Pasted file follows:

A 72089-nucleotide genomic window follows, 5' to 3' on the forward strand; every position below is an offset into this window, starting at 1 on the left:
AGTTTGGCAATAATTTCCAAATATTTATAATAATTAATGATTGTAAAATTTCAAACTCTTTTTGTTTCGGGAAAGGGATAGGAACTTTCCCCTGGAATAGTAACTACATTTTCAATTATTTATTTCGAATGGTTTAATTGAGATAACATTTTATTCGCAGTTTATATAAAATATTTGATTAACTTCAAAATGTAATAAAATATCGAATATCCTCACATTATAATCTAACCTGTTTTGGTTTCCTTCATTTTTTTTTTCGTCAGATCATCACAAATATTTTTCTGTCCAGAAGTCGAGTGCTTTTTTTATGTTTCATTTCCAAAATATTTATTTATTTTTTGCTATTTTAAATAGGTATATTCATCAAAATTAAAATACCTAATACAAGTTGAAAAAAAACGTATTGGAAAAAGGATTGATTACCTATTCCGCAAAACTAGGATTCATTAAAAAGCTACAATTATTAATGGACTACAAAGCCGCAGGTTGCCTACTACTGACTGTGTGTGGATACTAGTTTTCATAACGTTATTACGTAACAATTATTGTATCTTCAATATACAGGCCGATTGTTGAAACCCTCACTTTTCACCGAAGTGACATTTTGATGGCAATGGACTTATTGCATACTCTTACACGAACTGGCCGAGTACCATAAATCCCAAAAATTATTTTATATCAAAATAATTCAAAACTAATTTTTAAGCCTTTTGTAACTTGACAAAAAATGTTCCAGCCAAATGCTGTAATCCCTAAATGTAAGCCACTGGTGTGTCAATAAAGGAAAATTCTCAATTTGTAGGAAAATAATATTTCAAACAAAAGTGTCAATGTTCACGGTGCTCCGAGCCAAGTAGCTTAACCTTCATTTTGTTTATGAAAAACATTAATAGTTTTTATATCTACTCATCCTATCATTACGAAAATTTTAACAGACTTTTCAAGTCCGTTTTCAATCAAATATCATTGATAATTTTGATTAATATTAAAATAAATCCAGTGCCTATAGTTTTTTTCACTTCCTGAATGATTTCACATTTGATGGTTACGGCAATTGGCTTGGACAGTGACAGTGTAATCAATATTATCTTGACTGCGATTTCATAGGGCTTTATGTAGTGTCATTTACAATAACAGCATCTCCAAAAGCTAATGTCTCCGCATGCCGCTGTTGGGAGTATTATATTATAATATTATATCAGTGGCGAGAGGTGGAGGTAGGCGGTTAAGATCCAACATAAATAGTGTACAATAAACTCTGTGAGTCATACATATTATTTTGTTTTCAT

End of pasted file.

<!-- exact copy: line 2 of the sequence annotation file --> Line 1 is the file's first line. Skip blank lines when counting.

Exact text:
AGTTTGGCAATAATTTCCAAATATTTATAATAATTAATGATTGTAAAATTTCAAACTCTTTTTGTTTCGGGAAAGGGATAGGAACTTTCCCCTGGAATAGTAACTACATTTTCAATTATTTATTTCGAATGGTTTAATTGAGATAACATTTTATTCGCAGTTTATATAAAATATTTGATTAACTTCAAAATGTAATAAAATATCGAATATCCTCACATTATAATCTAACCTGTTTTGGTTTCCTTCATTTTTTTTTTCGTCAGATCATCACAAATATTTTTCTGTCCAGAAGTCGAGTGCTTTTTTTATGTTTCATTTCCAAAATATTTATTTATTTTTTGCTATTTTAAATAGGTATATTCATCAAAATTAAAATACCTAATACAAGTTGAAAAAAAACGTATTGGAAAAAGGATTGATTACCTATTCCGCAAAACTAGGATTCATTAAAAAGCTACAATTATTAATGGACTACAAAGCCGCAGGTTGCCTACTACTGACTGTGTGTGGATACTAGTTTTCATAACGTTATTACGTAACAATTATTGTATCTTCAATATACAGGCCGATTGTTGAAACCCTCACTTTTCACCGAAGTGACATTTTGATGGCAATGGACTTATTGCATACTCTTACACGAACTGGCCGAGTACCATAAATCCCAAAAATTATTTTATATCAAAATAATTCAAAACTAATTTTTAAGCCTTTTGTAACTTGACAAAAAATGTTCCAGCCAAATGCTGTAATCCCTAAATGTAAGCCACTGGTGTGTCAATAAAGGAAAATTCTCAATTTGTAGGAAAATAATATTTCAAACAAAAGTGTCAATGTTCACGGTGCTCCGAGCCAAGTAGCTTAACCTTCATTTTGTTTATGAAAAACATTAATAGTTTTTATATCTACTCATCCTATCATTACGAAAATTTTAACAGACTTTTCAAGTCCGTTTTCAATCAAATATCATTGATAATTTTGATTAATATTAAAATAAATCCAGTGCCTATAGTTTTTTTCACTTCCTGAATGATTTCACATTTGATGGTTACGGCAATTGGCTTGGACAGTGACAGTGTAATCAATATTATCTTGACTGCGATTTCATAGGGCTTTATGTAGTGTCATTTACAATAACAGCATCTCCAAAAGCTAATGTCTCCGCATGCCGCTGTTGGGAGTATTATATTATAATATTATATCAGTGGCGAGAGGTGGAGGTAGGCGGTTAAGATCCAACATAAATAGTGTACAATAAACTCTGTGAGTCATACATATTATTTTGTTTTCAT